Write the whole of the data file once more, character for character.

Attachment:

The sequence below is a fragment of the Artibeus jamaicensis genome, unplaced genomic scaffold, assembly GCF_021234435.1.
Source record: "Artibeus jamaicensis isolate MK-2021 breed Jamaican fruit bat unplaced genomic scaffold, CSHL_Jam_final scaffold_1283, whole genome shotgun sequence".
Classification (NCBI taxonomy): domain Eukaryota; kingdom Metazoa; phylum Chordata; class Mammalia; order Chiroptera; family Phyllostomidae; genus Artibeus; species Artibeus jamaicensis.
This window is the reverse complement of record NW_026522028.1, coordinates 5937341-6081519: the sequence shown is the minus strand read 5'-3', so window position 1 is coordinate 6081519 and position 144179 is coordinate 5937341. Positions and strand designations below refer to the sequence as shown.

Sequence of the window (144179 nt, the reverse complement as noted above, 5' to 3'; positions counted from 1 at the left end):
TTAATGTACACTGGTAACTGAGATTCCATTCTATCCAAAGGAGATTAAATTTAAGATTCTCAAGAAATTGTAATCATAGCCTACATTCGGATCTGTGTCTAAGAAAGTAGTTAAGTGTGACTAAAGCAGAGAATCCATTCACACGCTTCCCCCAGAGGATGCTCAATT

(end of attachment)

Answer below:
The sequence below is a fragment of the Artibeus jamaicensis genome, unplaced genomic scaffold, assembly GCF_021234435.1.
Source record: "Artibeus jamaicensis isolate MK-2021 breed Jamaican fruit bat unplaced genomic scaffold, CSHL_Jam_final scaffold_1283, whole genome shotgun sequence".
Classification (NCBI taxonomy): domain Eukaryota; kingdom Metazoa; phylum Chordata; class Mammalia; order Chiroptera; family Phyllostomidae; genus Artibeus; species Artibeus jamaicensis.
This window is the reverse complement of record NW_026522028.1, coordinates 5937341-6081519: the sequence shown is the minus strand read 5'-3', so window position 1 is coordinate 6081519 and position 144179 is coordinate 5937341. Positions and strand designations below refer to the sequence as shown.

Sequence of the window (144179 nt, the reverse complement as noted above, 5' to 3'; positions counted from 1 at the left end):
TTAATGTACACTGGTAACTGAGATTCCATTCTATCCAAAGGAGATTAAATTTAAGATTCTCAAGAAATTGTAATCATAGCCTACATTCGGATCTGTGTCTAAGAAAGTAGTTAAGTGTGACTAAAGCAGAGAATCCATTCACACGCTTCCCCCAGAGGATGCTCAATT